Interleukin 3

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External IDsGeneCards: [1]
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Interleukin 3 (IL-3) is a protein that in humans is encoded by the IL3 gene.[1][2]

Function

Interleukin 3 is an interleukin, a type of biological signal (cytokine) that can improve the body's natural response to disease as part of the immune system. It acts by binding to the interleukin-3 receptor.

Interleukin 3 stimulates the differentiation of multipotent hematopoietic stem cells into myeloid progenitor cells or, with the addition of IL-7, into lymphoid progenitor cells. In addition, IL-3 stimulates proliferation of all cells in the myeloid lineage (granulocytes, monocytes, and dendritic cells), in conjunction with other cytokines, e.g., Erythropoietin (EPO), Granulocyte macrophage colony-stimulating factor (GM-CSF), and IL-6. It is secreted by basophils and activated T cells to support growth and differentiation of T cells from the bone marrow in an immune response. Activated T cells can either induce their own proliferation and differentiation (autocrine signalling), or that of other T cells (paracrine signalling) – both involve IL-2 binding to the IL-2 receptor on T cells (upregulated upon cell activation, under the induction of macrophage-secreted IL-1). The human IL-3 gene encodes a protein 152 amino acids long, and the naturally occurring IL-3 is glycosylated. The human IL-3 gene is located on chromosome 5, only 9 kilobases from the GM-CSF gene, and its function is quite similar to GM-CSF.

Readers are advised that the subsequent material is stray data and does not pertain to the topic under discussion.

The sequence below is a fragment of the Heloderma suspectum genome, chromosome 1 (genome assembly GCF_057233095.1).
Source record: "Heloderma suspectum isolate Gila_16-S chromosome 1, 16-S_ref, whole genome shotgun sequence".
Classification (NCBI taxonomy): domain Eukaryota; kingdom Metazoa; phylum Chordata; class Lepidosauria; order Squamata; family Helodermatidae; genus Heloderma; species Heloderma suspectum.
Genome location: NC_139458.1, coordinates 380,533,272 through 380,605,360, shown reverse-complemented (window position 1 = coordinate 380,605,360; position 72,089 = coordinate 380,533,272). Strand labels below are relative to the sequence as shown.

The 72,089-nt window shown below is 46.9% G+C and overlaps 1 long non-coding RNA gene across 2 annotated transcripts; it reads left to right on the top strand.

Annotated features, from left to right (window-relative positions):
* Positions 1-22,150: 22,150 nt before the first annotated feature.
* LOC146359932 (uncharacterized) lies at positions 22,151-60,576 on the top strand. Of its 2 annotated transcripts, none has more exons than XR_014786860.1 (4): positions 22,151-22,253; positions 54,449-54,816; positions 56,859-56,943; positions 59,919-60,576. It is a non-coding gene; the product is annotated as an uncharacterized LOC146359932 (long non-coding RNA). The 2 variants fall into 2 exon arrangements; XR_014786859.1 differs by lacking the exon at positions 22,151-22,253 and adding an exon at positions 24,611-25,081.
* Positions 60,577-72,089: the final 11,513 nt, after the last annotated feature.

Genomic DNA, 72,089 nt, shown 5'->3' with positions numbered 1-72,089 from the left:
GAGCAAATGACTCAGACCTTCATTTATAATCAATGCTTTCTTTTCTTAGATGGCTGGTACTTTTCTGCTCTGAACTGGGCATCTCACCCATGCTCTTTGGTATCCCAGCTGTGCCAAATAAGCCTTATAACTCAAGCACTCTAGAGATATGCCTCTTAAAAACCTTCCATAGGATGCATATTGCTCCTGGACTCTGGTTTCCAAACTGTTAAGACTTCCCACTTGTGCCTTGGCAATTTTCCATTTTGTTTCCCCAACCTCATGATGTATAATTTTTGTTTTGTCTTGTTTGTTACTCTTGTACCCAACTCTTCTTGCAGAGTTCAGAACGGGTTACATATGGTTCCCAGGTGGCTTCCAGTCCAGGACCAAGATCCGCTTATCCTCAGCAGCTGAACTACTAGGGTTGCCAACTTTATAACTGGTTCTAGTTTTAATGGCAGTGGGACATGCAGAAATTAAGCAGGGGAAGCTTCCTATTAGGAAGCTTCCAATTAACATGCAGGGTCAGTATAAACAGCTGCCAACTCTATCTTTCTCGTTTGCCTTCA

Discovery

Interleukin 3 originally was discovered by JN Ihle in mice. He found a T cell derived factor that induced the synthesis of 20alpha-hydroxysteroid dehydrogenase in hematopoietic cells and termed it interleukin-3.[3][4]

Interactions

Interleukin 3 has been shown to interact with IL3RA.[5][6]

See also

References

  1. "Entrez Gene: IL3 interleukin 3 (colony-stimulating factor, multiple)".
  2. Yang YC, Ciarletta AB, Temple PA, Chung MP, Kovacic S, Witek-Giannotti JS, Leary AC, Kriz R, Donahue RE, Wong GG (October 1986). "Human IL-3 (multi-CSF): identification by expression cloning of a novel hematopoietic growth factor related to murine IL-3". Cell. 47 (1): 3–10. doi:10.1016/0092-8674(86)90360-0. PMID 3489530.
  3. Ihle JN, Pepersack L, Rebar L (June 1981). "Regulation of T cell differentiation: in vitro induction of 20 alpha-hydroxysteroid dehydrogenase in splenic lymphocytes from athymic mice by a unique lymphokine". J. Immunol. 126 (6): 2184–9. PMID 6971890.
  4. Ihle JN, Weinstein Y, Keller J, Henderson L, Palaszynski E (1985). "Interleukin 3". Meth. Enzymol. Methods in Enzymology. 116: 540–52. doi:10.1016/S0076-6879(85)16042-8. ISBN 978-0-12-182016-9. PMID 3003517.
  5. Stomski FC, Sun Q, Bagley CJ, Woodcock J, Goodall G, Andrews RK, Berndt MC, Lopez AF (June 1996). "Human interleukin-3 (IL-3) induces disulfide-linked IL-3 receptor alpha- and beta-chain heterodimerization, which is required for receptor activation but not high-affinity binding". Mol. Cell. Biol. 16 (6): 3035–46. PMC 231298. PMID 8649415.
  6. Woodcock JM, Zacharakis B, Plaetinck G, Bagley CJ, Qiyu S, Hercus TR, Tavernier J, Lopez AF (November 1994). "Three residues in the common beta chain of the human GM-CSF, IL-3 and IL-5 receptors are essential for GM-CSF and IL-5 but not IL-3 high affinity binding and interact with Glu21 of GM-CSF". EMBO J. 13 (21): 5176–85. PMC 395466. PMID 7957082.

Further reading


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